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Extreme Focus & Dedication

When operating for growth, every startup really needs to think about what is the ‘North Star ‘for their company: that one metric everyone in the company is thinking about, driving product towards it, and all actions are moving that metric up. If this is the case, in the long-run those startups will be successful.

Pick the one metric that fits your business and you know that you’re going to stick with it for a long time (North Star). Know the magic moment when each customer experiences that ‘North Star’ moment!


There are millions of people in the world who have good ideas, many times more people than those who are willing to put in the necessary effort.

Ideas on their own are worthless, ‘executing well is all that matters’.

Therefore, setting the execution bar high from the beginning is an essential responsibility of the CEO and founder (founders). Deciding to start a startup and becoming a founder is in fact a commitment to years of grinding work and execution. ‘You can’t outsource that’. Execution can be divided into two critical elements; a) figuring out what to do, and b) are you – the startup – capable of getting that job done. Focus is also essential…a great question to ask yourself frequently is ‘what are you spending your time on, and what are the 2-3 most important things you are doing?’. If you can’t answer that question precisely, you are in trouble.

Saying NO 99:100 is the recipe for successful execution.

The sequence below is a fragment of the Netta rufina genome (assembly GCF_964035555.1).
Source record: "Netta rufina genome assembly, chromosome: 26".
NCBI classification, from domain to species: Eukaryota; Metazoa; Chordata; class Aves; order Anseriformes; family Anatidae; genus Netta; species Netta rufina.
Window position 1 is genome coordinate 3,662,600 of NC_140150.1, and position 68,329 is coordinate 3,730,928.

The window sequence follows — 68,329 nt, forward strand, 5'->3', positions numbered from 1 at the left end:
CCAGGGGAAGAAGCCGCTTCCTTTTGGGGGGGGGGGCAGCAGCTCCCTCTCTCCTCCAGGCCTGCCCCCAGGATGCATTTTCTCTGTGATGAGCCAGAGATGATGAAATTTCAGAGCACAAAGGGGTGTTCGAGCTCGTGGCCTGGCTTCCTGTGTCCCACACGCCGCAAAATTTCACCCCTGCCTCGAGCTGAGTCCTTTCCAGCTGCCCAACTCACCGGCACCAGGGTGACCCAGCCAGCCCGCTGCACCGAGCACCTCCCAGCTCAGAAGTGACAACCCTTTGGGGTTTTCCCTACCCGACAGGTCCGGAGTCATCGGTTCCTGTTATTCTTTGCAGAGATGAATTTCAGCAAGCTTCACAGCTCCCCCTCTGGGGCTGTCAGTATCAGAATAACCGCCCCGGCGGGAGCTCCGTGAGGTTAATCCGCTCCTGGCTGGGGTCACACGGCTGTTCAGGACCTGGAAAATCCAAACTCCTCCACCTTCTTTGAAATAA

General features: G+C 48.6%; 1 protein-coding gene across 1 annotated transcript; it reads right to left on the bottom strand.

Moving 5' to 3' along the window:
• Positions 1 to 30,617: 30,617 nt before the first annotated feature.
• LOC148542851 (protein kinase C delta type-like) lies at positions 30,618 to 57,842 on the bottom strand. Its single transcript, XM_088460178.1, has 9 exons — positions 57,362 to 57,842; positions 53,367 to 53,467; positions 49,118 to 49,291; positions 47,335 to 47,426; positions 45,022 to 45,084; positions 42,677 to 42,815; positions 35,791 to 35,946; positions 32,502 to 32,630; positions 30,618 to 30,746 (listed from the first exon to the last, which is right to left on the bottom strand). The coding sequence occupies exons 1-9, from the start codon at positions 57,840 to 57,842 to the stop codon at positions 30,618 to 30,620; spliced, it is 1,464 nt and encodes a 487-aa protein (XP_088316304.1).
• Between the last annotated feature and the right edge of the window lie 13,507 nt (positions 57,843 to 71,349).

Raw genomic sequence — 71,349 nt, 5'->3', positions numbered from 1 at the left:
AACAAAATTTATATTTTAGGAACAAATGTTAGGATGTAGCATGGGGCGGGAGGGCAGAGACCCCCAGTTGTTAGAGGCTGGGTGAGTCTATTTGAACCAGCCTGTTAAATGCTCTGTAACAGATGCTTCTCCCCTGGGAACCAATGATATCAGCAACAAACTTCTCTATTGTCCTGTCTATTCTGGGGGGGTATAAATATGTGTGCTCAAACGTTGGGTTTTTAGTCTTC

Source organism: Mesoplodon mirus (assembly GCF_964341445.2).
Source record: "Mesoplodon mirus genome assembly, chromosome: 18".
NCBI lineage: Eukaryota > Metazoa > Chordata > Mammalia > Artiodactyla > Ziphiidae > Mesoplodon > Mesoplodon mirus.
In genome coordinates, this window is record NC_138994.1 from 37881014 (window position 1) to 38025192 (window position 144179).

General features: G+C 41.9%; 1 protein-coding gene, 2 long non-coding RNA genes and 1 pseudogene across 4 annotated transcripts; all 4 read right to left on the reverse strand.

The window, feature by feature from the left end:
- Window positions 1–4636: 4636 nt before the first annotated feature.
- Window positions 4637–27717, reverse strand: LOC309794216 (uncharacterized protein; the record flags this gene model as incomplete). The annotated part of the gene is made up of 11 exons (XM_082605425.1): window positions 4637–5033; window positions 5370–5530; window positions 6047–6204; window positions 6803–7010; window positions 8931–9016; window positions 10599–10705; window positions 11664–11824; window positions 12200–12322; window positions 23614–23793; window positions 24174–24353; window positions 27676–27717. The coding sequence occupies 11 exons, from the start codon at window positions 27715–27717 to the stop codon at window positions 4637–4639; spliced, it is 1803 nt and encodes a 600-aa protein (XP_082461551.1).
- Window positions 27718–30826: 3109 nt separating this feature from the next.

Having a limited number of overarching goals for the startup is essential. Every single person in the startup should internalize and understand those goals (ship a product by this date or momentum or maintaining growth rate etc.), and the team must execute based on those precise goals. Startup sustainability is very dependent on growth and momentum, and these are the lifeblood and breath of every startup.

Startups must focus on those few critical metrics which are driving the business forward.

The real secret to the success of any startup is built upon extreme focus, and extreme dedication. However, focus without effective communication is frugal. Great communication prevents every startup team from getting distracted by unnecessary activities.

Execution (3:30)

 Sam Altman

A bias towards action is one of the best predictors of success.

NOTE: this video will start and stop at the pre-assigned times


Founders want the startup to be on a winning trajectory all the time. The biggest piece of advice is to ‘Keep Growing’ and don’t let the key metrics lag (shipping dates etc.). Startups can make great progress through incremental steps, and if you have built a great product, the business will advance. However, at times things will slow down. At those slack moments, staff can become disenchanted and unhappy. Therefore, regaining momentum during these troughs ‘momentum slag’ is critical, and can only be achieved by sustaining small wins (big recoveries from troughs is much more difficult).

If there is any difference of opinion among the team about what to do during a ‘momentum slag’…ask the users because they often know what’s in their best interest.

An excellent way to recover during a ‘momentum slag’ is to create an operating rhythm. An operating rhythm can be defined as; pre-defined processes of communication (including KPI’s), and interactions between different units, which ensure that operational flows are not interrupted and are controlled.

Operating Rhythm

Operating rhythm establishes a structured way of communication between project teams/operations (roles, milestones, outcomes, targets etc.), and that those are aligned to the vision of the company. One false distraction that often disrupts momentum is competitor action (and it shouldn’t). Competitors who are making distracting noise (strong and weak signals) should be ignored, unless those signals are reflected in real shipped product (they are out-selling you).

Road-map (3:00)

 Michael Skok

The road-map: what’s needed to be done to build a startup!

NOTE: this video will start and stop at the pre-assigned times

Startup Life-cycle